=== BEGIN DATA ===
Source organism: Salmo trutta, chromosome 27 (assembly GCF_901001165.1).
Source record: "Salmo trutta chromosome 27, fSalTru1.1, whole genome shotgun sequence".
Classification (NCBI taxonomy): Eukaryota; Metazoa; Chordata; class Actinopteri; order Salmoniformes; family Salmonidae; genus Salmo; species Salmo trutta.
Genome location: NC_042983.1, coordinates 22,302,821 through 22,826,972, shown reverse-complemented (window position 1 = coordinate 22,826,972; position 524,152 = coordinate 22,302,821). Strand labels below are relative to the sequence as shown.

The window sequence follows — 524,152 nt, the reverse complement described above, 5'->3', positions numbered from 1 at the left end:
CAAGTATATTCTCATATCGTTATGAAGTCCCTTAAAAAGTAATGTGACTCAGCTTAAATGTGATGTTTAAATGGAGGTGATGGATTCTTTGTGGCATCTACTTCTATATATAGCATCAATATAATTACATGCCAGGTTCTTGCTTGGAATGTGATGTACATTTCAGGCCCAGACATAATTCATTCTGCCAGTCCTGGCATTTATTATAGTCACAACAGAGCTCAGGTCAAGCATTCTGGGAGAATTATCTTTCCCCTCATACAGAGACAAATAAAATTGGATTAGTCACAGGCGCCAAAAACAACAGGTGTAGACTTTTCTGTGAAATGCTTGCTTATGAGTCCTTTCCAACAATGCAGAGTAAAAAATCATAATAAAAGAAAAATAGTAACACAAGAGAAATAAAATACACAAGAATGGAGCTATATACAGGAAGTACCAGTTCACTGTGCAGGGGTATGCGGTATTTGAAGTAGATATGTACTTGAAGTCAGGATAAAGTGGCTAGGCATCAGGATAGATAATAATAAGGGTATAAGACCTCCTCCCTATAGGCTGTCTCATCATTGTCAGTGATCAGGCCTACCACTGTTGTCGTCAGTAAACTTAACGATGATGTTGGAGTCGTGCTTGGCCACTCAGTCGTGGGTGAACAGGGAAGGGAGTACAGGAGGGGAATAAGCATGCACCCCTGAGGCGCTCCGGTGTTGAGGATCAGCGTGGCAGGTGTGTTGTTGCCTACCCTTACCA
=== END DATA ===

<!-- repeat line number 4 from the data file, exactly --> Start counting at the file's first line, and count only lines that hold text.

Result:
Genome location: NC_042983.1, coordinates 22,302,821 through 22,826,972, shown reverse-complemented (window position 1 = coordinate 22,826,972; position 524,152 = coordinate 22,302,821). Strand labels below are relative to the sequence as shown.